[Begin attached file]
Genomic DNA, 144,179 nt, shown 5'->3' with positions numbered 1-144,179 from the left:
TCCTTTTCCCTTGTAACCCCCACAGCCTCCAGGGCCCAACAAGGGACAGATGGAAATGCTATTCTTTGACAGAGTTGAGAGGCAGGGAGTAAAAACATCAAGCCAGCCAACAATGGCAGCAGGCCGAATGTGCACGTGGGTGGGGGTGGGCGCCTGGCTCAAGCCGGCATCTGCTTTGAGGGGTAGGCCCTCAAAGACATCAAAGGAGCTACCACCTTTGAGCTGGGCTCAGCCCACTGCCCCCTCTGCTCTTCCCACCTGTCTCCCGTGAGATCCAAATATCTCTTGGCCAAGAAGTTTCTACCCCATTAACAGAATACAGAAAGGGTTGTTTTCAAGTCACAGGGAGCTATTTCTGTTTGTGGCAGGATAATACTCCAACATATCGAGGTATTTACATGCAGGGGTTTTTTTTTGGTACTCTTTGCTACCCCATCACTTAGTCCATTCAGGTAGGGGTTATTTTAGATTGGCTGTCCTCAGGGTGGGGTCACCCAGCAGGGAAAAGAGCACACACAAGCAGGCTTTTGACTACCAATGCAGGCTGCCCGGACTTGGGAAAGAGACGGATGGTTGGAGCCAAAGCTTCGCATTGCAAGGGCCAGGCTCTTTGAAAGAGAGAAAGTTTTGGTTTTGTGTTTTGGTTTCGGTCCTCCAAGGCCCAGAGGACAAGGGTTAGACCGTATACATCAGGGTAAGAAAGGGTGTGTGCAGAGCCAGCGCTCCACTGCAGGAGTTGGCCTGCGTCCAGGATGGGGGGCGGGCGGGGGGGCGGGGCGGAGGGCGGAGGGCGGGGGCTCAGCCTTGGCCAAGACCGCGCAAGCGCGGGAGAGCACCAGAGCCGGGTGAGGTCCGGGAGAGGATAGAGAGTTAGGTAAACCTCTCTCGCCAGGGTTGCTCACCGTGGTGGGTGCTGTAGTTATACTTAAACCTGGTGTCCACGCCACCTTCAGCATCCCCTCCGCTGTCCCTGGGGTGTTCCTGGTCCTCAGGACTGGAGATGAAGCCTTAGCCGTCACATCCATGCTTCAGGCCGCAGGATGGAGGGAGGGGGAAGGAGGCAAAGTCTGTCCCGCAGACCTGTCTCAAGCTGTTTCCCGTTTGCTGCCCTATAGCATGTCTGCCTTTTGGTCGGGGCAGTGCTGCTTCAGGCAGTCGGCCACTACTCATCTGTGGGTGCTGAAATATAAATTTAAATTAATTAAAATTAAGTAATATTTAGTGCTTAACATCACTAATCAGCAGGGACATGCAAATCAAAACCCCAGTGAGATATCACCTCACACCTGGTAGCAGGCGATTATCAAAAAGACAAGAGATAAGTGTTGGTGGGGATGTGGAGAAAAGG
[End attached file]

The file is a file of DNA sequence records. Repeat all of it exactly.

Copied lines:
Genomic DNA, 144,179 nt, shown 5'->3' with positions numbered 1-144,179 from the left:
TCCTTTTCCCTTGTAACCCCCACAGCCTCCAGGGCCCAACAAGGGACAGATGGAAATGCTATTCTTTGACAGAGTTGAGAGGCAGGGAGTAAAAACATCAAGCCAGCCAACAATGGCAGCAGGCCGAATGTGCACGTGGGTGGGGGTGGGCGCCTGGCTCAAGCCGGCATCTGCTTTGAGGGGTAGGCCCTCAAAGACATCAAAGGAGCTACCACCTTTGAGCTGGGCTCAGCCCACTGCCCCCTCTGCTCTTCCCACCTGTCTCCCGTGAGATCCAAATATCTCTTGGCCAAGAAGTTTCTACCCCATTAACAGAATACAGAAAGGGTTGTTTTCAAGTCACAGGGAGCTATTTCTGTTTGTGGCAGGATAATACTCCAACATATCGAGGTATTTACATGCAGGGGTTTTTTTTTGGTACTCTTTGCTACCCCATCACTTAGTCCATTCAGGTAGGGGTTATTTTAGATTGGCTGTCCTCAGGGTGGGGTCACCCAGCAGGGAAAAGAGCACACACAAGCAGGCTTTTGACTACCAATGCAGGCTGCCCGGACTTGGGAAAGAGACGGATGGTTGGAGCCAAAGCTTCGCATTGCAAGGGCCAGGCTCTTTGAAAGAGAGAAAGTTTTGGTTTTGTGTTTTGGTTTCGGTCCTCCAAGGCCCAGAGGACAAGGGTTAGACCGTATACATCAGGGTAAGAAAGGGTGTGTGCAGAGCCAGCGCTCCACTGCAGGAGTTGGCCTGCGTCCAGGATGGGGGGCGGGCGGGGGGGCGGGGCGGAGGGCGGAGGGCGGGGGCTCAGCCTTGGCCAAGACCGCGCAAGCGCGGGAGAGCACCAGAGCCGGGTGAGGTCCGGGAGAGGATAGAGAGTTAGGTAAACCTCTCTCGCCAGGGTTGCTCACCGTGGTGGGTGCTGTAGTTATACTTAAACCTGGTGTCCACGCCACCTTCAGCATCCCCTCCGCTGTCCCTGGGGTGTTCCTGGTCCTCAGGACTGGAGATGAAGCCTTAGCCGTCACATCCATGCTTCAGGCCGCAGGATGGAGGGAGGGGGAAGGAGGCAAAGTCTGTCCCGCAGACCTGTCTCAAGCTGTTTCCCGTTTGCTGCCCTATAGCATGTCTGCCTTTTGGTCGGGGCAGTGCTGCTTCAGGCAGTCGGCCACTACTCATCTGTGGGTGCTGAAATATAAATTTAAATTAATTAAAATTAAGTAATATTTAGTGCTTAACATCACTAATCAGCAGGGACATGCAAATCAAAACCCCAGTGAGATATCACCTCACACCTGGTAGCAGGCGATTATCAAAAAGACAAGAGATAAGTGTTGGTGGGGATGTGGAGAAAAGG